Charlie Wilson’s War

In 1980 powerful congressman Charlie Wilson (Tom Hanks) is a shady carouser searching for purpose. A news report about the enslavement of the Afghan people by the Soviet army delivers just that. By using his influence on the defence sub-committee, Wilson aims to empower the Afghans with the modern weaponry needed to defeat their enemies. With the help of Texas socialite Joanne Herring (Julia Roberts) and Greek CIA operative Gust Avrakotos (Philip Seymour Hoffman), Wilson’s crusade leads to the fall of the Soviet empire and changes the course of history in ways he never imagined.
There have been a brace of recent films dealing with the American government’s forays in the Middle East. By mainly focusing on the ground troops they failed to complete the picture. Director Mike Nichols fills in the blanks showing the manoeuvring of the politicians who sent them. Nichols laces the story’s serious nature with sharp humour. This helps to get his points across enabling the viewer to learn more about the recent past, whilst learning of its effects in today’s world.
The story is more remarkable given its basis on real people and situations. The central trio, seemingly bored with their lives, used their skills to further their own agendas with varying results. The script doesn’t white-wash their flaws, showing that eventual heroes are never as perfect as they appear. The film has wonderful symmetry with Wilson beginning his quest at the start of the high flying 80s and generally concluding at its end. There is a sense of unfullfilment at both spectrums of the decade as the story looks at how an unfinished job can have future ramifications.
Hanks, Roberts and Seymour Hoffman give excellent performances. With each character oozing charisma, it’s easy to see what attracted the actors to the script. With their opinionated ideas and eccentricities, it’s amusing seeing how they were able to provide the spark to begin the destruction of an empire. With a short running time, the story maintains focus allowing the film’s points to flow through. The script has a keen use of irony that despite Wilson’s good intentions, in getting rid of one beast he may have unintentionally created a worse one.
Charlie Wilson’s War is a very interesting time capsule of events delivered with impish humour. The tight direction and high calibre acting ensure this war story is a breezy history lesson to sit through.
Rating out of 10: 8
Comments Off


Surprising today’s internet savvy movie fans is a tough task. With information downloading faster than cybernetic candy, aiming to keep a film spoiler free seems a noble gesture. Cloverfield’s production and story was cloaked in secrecy until its opening. The producers went to great lengths to keep a tight reign on any leaks preferring viewers to discover the movie for themselves. What finally is revealed is an interesting concept film made for little money but big on scale.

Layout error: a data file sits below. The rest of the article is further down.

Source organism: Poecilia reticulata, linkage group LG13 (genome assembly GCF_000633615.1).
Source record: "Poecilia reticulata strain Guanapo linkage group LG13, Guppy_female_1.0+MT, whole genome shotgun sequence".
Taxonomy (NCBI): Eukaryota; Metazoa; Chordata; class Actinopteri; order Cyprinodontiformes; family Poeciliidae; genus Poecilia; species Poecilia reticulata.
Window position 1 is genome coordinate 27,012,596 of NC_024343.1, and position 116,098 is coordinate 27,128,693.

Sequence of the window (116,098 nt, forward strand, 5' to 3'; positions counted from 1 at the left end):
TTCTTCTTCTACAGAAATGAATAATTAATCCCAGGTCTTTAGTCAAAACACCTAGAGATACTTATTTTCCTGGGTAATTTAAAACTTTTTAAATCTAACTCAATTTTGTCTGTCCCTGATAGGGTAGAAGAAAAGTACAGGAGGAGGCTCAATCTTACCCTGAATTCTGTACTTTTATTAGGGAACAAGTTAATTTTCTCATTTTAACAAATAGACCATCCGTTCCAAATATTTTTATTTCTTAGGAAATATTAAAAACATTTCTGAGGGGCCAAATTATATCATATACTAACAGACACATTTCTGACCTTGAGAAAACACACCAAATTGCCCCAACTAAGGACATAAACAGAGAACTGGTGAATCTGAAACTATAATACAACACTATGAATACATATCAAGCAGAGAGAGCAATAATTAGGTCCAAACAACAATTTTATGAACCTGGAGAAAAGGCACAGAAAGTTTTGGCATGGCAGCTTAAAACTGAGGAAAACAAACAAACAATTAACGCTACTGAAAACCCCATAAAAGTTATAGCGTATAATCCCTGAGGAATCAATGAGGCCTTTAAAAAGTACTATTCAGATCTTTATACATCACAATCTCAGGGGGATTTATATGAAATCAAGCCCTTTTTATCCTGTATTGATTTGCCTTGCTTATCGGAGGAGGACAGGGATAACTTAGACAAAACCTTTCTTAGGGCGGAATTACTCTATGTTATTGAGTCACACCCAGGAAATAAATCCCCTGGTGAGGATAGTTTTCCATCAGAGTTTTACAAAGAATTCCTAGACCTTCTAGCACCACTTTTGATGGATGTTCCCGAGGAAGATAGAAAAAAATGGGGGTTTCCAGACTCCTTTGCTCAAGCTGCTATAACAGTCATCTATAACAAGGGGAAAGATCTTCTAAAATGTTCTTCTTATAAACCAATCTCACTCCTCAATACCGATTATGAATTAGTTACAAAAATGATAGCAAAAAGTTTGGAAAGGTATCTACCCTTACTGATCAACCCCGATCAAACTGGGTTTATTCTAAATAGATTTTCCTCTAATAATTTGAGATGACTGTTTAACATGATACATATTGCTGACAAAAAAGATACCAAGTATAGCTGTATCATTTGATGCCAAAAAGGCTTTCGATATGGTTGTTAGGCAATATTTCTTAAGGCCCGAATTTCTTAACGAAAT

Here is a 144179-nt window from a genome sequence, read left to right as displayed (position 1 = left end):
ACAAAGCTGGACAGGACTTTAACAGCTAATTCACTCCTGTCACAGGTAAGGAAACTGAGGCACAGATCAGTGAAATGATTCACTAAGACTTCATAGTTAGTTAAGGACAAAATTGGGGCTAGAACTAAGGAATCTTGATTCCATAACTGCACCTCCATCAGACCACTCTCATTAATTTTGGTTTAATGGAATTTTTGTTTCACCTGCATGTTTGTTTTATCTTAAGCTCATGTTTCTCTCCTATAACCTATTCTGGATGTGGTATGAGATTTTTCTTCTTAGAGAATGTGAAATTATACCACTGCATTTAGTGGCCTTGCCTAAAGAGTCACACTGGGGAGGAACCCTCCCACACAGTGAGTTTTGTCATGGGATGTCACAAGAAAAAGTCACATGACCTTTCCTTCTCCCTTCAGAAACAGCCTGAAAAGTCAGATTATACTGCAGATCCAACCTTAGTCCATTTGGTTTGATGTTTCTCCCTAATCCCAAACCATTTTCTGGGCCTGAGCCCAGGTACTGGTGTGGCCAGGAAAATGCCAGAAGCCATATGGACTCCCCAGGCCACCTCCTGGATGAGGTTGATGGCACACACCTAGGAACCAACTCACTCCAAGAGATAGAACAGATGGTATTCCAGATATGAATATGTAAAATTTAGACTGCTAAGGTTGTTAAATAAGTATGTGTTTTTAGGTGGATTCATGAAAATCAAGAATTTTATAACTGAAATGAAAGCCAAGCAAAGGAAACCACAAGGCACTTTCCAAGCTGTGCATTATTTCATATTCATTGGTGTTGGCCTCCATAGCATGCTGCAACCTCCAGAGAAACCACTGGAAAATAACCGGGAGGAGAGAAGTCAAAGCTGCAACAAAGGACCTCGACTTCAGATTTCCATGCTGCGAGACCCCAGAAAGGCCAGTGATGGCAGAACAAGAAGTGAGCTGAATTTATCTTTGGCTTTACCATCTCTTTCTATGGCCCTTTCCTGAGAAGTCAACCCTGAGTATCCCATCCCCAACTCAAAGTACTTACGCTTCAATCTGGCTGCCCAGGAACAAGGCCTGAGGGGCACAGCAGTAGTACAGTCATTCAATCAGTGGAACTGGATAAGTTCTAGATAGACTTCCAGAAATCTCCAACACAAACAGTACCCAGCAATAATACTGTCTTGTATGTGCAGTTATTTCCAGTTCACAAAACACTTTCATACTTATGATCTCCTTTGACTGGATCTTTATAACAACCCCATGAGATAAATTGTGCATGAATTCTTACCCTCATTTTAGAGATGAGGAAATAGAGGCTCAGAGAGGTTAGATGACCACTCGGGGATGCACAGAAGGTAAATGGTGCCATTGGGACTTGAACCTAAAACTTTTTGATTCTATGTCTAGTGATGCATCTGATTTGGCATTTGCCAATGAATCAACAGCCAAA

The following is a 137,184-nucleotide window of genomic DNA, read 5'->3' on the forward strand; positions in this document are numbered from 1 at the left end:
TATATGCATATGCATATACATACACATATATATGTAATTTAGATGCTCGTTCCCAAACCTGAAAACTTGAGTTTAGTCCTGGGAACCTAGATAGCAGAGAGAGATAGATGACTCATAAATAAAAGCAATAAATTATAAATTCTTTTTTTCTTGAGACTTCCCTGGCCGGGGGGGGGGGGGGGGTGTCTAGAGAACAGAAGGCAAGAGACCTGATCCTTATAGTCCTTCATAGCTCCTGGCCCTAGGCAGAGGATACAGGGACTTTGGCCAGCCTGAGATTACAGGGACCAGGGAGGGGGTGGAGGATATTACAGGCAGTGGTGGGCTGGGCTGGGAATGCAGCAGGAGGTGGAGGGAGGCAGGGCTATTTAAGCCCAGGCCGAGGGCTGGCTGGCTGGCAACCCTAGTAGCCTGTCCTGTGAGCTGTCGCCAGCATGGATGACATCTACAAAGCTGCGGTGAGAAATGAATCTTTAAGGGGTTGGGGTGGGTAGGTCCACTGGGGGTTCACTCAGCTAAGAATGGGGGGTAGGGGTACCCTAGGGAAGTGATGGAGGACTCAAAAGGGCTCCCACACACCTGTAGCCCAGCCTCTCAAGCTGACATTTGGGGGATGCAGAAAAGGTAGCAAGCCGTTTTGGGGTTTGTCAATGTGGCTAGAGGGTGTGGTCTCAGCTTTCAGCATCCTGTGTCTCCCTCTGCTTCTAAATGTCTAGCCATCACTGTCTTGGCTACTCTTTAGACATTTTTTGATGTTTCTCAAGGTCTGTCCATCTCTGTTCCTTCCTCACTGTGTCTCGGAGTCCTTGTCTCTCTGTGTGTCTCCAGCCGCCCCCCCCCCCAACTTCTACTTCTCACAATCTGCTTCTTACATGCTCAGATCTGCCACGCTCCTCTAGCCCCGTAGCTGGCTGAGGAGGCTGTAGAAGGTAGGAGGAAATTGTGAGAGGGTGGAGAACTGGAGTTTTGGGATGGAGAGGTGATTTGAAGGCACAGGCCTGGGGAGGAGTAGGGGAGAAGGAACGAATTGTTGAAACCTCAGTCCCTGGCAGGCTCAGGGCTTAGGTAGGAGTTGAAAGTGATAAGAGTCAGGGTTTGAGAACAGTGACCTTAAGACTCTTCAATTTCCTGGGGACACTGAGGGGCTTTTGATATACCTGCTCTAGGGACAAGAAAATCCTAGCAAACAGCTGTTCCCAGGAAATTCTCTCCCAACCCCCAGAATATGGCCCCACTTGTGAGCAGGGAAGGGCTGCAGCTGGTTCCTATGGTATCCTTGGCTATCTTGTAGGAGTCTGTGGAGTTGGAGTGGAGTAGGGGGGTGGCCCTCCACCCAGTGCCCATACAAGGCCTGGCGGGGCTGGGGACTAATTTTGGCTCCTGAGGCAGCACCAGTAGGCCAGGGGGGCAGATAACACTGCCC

Leaving New York for a job in Japan, Rob (Michael Stahl-David) is given a farewell party. Having recently broken up with his girlfriend, he is in a less than celebratory mood. Shaken further by an outside disturbance, Rob witnesses a giant monster cutting a swathe of destruction. Running with his friends to safety, he becomes determined to rescue his ex-girlfriend living on the other side of town. Dodging the beast and its’ offspring, Rob’s New York farewell takes on a new meaning with a monster insistent on providing a memorable last goodbye.
The Playstation generation are a big influence on Cloverfield’s taut thriller expanse. Using a digital camera brings immediacy for both character and audience, with a plot playing out like an X-Box game. The characters have to reach their target by navigating their way through increasingly hard obstacles. The excellent effects enhance that eerie stillness that occurs after a major tragedy. With copious references to 9/11, disaster movies and monster films, Cloverfield mixes into an intriguing concoction.
By using the video’s fleeting images to tell the story, the plot ultimately unfolds into a message of how the fleetness of life can prevent someone from cherishing the moment. The constant shaky camera device unfortunately doesn’t allow time to properly get to know the characters hence appearing one dimensional. The monster’s destruction delivers the film’s gritty intensity, with Matt Reeve’s direction showing excellent sense of pacing. An interesting small metaphor is that at various points different people are in charge of the camera, all attempting to be in charge of the chaotic situation. Delivering real suspense in its’ brisk running time, the non use of a musical soundtrack allows the viewer to think for themselves, instead of being spoon fed emotional musical cues.
Not quite the second coming as some have touted it, Cloverfield delivers on its promise on a scary tale of apocalyptic annihilation. This is a nifty film that knows not to outstay its’ welcome, delivering surprises in short sharp bursts. The mystery surrounding it adds another layer to its mystique proving that now and again it is possible to tame the monster of the information superhighway.
Rating out of 10: 7
Comments Off